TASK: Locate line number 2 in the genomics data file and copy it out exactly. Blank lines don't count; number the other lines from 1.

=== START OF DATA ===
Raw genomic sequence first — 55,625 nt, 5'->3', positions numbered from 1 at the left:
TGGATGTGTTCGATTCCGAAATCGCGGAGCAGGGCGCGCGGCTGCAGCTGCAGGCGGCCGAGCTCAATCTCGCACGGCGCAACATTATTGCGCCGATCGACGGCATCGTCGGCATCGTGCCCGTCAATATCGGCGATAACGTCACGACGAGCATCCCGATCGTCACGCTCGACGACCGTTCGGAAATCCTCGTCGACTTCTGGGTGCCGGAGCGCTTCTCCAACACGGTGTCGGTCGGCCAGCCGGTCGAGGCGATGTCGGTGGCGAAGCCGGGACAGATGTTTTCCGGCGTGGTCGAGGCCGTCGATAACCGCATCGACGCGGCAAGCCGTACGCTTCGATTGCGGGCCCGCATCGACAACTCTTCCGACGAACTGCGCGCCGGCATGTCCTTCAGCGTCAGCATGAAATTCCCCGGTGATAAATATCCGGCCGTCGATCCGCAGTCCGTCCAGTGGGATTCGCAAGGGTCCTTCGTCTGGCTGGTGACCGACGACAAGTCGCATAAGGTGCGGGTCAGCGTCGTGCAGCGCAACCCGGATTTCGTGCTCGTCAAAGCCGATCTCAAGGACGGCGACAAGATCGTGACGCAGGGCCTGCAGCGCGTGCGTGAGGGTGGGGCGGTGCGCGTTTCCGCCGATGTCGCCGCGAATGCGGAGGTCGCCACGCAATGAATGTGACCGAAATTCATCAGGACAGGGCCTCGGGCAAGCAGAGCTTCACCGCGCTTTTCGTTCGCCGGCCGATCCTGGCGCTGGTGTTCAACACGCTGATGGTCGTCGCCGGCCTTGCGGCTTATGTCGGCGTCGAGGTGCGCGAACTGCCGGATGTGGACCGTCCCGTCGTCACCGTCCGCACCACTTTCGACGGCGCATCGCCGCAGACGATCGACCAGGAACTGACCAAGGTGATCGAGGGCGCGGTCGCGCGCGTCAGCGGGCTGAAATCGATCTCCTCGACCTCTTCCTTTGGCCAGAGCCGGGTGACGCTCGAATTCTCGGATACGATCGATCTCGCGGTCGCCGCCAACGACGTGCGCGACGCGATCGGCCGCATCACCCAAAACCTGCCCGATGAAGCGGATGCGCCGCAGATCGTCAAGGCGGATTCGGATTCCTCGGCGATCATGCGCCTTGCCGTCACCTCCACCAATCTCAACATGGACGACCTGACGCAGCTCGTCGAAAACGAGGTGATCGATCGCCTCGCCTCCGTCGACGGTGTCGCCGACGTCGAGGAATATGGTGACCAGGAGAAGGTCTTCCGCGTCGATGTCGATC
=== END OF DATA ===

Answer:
TGGATGTGTTCGATTCCGAAATCGCGGAGCAGGGCGCGCGGCTGCAGCTGCAGGCGGCCGAGCTCAATCTCGCACGGCGCAACATTATTGCGCCGATCGACGGCATCGTCGGCATCGTGCCCGTCAATATCGGCGATAACGTCACGACGAGCATCCCGATCGTCACGCTCGACGACCGTTCGGAAATCCTCGTCGACTTCTGGGTGCCGGAGCGCTTCTCCAACACGGTGTCGGTCGGCCAGCCGGTCGAGGCGATGTCGGTGGCGAAGCCGGGACAGATGTTTTCCGGCGTGGTCGAGGCCGTCGATAACCGCATCGACGCGGCAAGCCGTACGCTTCGATTGCGGGCCCGCATCGACAACTCTTCCGACGAACTGCGCGCCGGCATGTCCTTCAGCGTCAGCATGAAATTCCCCGGTGATAAATATCCGGCCGTCGATCCGCAGTCCGTCCAGTGGGATTCGCAAGGGTCCTTCGTCTGGCTGGTGACCGACGACAAGTCGCATAAGGTGCGGGTCAGCGTCGTGCAGCGCAACCCGGATTTCGTGCTCGTCAAAGCCGATCTCAAGGACGGCGACAAGATCGTGACGCAGGGCCTGCAGCGCGTGCGTGAGGGTGGGGCGGTGCGCGTTTCCGCCGATGTCGCCGCGAATGCGGAGGTCGCCACGCAATGAATGTGACCGAAATTCATCAGGACAGGGCCTCGGGCAAGCAGAGCTTCACCGCGCTTTTCGTTCGCCGGCCGATCCTGGCGCTGGTGTTCAACACGCTGATGGTCGTCGCCGGCCTTGCGGCTTATGTCGGCGTCGAGGTGCGCGAACTGCCGGATGTGGACCGTCCCGTCGTCACCGTCCGCACCACTTTCGACGGCGCATCGCCGCAGACGATCGACCAGGAACTGACCAAGGTGATCGAGGGCGCGGTCGCGCGCGTCAGCGGGCTGAAATCGATCTCCTCGACCTCTTCCTTTGGCCAGAGCCGGGTGACGCTCGAATTCTCGGATACGATCGATCTCGCGGTCGCCGCCAACGACGTGCGCGACGCGATCGGCCGCATCACCCAAAACCTGCCCGATGAAGCGGATGCGCCGCAGATCGTCAAGGCGGATTCGGATTCCTCGGCGATCATGCGCCTTGCCGTCACCTCCACCAATCTCAACATGGACGACCTGACGCAGCTCGTCGAAAACGAGGTGATCGATCGCCTCGCCTCCGTCGACGGTGTCGCCGACGTCGAGGAATATGGTGACCAGGAGAAGGTCTTCCGCGTCGATGTCGATC